Friday, September 02, 2005

Nawlins Realities

Major Mike

My previous post on New Orleans was, obviously, a fond retrospective of the city that saw me through my formative years…the Wonder Bread of cities. This piece is going to be as frank as a Louisiana shrimper about poor catches and government regulations.

Louisiana and New Orleans are arenas of political machinations that are likely understood by but a few total insiders. But, suffice it to say, most pols in Louisiana and NO are not elected for their previous, proven leadership. Their ascension to their current posts is less likely because of some trial by fire, and more likely because of the strength of their political machines and support. So, the finger pointing, lack of direction, carping about Federal aid, and the virtual throwing up of their hands, is to be expected. New Orleanians know this. It likely seems impossible for those who don’t reside in New York and Chicago to comprehend, but completely political politicians are not always at their best in crisis. New Orleans almost continually proves this point…Katrina is only shedding national light on the issue.

The lamentations by CNN commentators about lack of upkeep on city systems and levees seems logical, but to anyone exposed to even a modicum of New Orleans/Louisiana politics knows that without impetus, action in that direction would be able to get about the same momentum that a snail could get on 60 grit sandpaper. Without tragedy, the now obvious, upgrades would never be made. Of course there would be costly studies granted to local engineering firms. Environmental impact studies would be done…also granted to local firms. Staffs would go on junkets, and monies would be spent, BUT no improvements would be made. This is how New Orleans works.

The levees and city systems will now get the attention they deserve, and the Mayor of New Orleans and the Governor of Louisiana are both victims of past malfeasance and their own lack of leadership. They are in charge and they are fumbling, but in reality, that is all they were equipped to do.

Nobody, and I mean nobody could’ve have anticipated the specific types of obstacles now facing public and private entities in providing relief services. It was anticipated that, some time, the levees would give way, but no one could’ve accurately predicted the results. Which levees? Where? How wide a breach? How deep the water? All variables, while envisioned in some regard, impossible to calculate. Nobody…Nostrodamas, Yuri Geller, nor George Bush, could’ve envisioned that the floodwaters would have created dozens of islands of victim communities…some orderly, some lawless. No one was prepared (and realistically expected to?) to get to victims by a combination of land, sea and air. When was the last time the Red Cross was forced to use Waverunners to create a ferry across standing water in a city? Pundit all you want. Politic all you want. But if all you Monday morning Einsteins can see it so clearly today, where were you last week, last month, last year?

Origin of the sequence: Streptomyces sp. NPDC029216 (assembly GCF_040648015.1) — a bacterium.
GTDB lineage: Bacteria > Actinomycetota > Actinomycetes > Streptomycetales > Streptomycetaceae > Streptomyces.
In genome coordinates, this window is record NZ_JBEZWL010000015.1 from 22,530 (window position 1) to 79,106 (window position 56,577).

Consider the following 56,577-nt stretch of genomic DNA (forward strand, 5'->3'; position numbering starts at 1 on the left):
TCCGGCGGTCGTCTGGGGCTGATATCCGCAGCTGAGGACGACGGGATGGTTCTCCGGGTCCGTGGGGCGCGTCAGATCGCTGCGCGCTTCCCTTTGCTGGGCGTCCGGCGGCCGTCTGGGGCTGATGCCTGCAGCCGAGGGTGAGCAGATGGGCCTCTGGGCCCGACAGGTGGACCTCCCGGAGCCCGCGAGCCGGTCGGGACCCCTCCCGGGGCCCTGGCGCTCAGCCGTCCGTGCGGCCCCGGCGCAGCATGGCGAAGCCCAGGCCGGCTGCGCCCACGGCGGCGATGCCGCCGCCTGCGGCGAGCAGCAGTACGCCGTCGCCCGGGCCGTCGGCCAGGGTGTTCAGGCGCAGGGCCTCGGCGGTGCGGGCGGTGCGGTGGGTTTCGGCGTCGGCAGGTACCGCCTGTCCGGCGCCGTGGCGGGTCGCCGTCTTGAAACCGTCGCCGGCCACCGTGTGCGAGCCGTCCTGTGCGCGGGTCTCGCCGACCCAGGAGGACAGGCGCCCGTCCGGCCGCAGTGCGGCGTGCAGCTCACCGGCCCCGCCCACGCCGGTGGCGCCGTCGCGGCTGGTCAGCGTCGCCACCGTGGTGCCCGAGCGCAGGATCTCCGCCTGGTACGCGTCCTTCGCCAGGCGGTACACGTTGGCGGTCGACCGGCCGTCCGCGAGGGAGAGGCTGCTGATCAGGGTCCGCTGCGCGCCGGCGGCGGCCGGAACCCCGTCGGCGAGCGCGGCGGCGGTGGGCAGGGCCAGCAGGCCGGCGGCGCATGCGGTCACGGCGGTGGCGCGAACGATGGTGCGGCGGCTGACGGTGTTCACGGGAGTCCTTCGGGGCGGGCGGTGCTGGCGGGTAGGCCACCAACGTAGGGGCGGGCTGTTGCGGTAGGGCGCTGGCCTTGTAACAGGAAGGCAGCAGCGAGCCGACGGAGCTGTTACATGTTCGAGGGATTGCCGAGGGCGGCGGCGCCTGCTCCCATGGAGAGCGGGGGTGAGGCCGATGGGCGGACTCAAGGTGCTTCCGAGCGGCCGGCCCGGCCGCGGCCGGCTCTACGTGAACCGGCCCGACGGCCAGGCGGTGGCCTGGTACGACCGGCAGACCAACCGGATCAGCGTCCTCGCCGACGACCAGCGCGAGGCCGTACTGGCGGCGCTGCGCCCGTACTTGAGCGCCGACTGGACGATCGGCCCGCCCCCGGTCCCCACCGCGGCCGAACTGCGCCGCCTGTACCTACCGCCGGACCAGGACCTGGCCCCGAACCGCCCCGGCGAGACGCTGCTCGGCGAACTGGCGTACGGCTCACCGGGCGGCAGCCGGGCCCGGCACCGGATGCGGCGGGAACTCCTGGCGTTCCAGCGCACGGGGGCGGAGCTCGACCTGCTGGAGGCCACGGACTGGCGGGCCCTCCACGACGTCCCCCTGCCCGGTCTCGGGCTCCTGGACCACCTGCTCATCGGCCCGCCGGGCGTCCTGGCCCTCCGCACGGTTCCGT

I have been blessed with a pretty good imagination, and there is no way I could have anticipated more than about 40% of the problems that the government agencies, and relief organizations are experiencing. So, as painful as it is to watch, understand that it is not going to get appreciably better in the near term and that the individual tragedies that would normally be avoided, will mount over the next few days, and all your lamenting will not change it. AND it is nobody’s fault. It is a result of a culmination of faults, failures and unavoidable circumstances. It cannot be easily explained, and it is difficult to stomach, but it is nonetheless true…there is no one to blame. So attempting to lay blame is an off-target and un-helpful endeavor that distracts from the main effort and serves no one. Knock it off.

New Orleans has always had an excess of ruffians. Always. Prosperity spurts, city growth, and welfare programs have not dented the size of this population. In the best of times, the NOPD is able to manage this population by a combination of tolerance and law enforcement. This takes a nearly continuous deft touch and engagement policy, which manifests itself in a mild peace that is most closely akin to the rumblings of a semi-dormant volcano. In the absence of law enforcement, this tenuous peace crumbles faster than a cookie in a toddler’s hands.

Without the lid held precariously over the garbage can, these elements are unleashed upon the weak. At any time, lawlessness is of course…criminal, but in extremis, this kind of lawlessness deserves the harshest judgment. I mean shoot to kill. I mean maximum sentences…without compassion or parole. I mean take all necessary means to re-gain control, and at no mercy to the ruffians and criminals who prey on the weak.

New Orleans should not be judged by the acts of a few, but they may want to review their strategies of engagement and tolerance of the criminal and near-criminal elements that do abound in the city.

Let’s get past the pundit-ing, and the politic-ing. There is serious work to get done, and blaming, name-calling and making fun does not help. Some of what is going on in New Orleans traces it roots back generations. Some was truly unimaginable. And some is unforgivable, but very little of it can actually be blamed on anyone.

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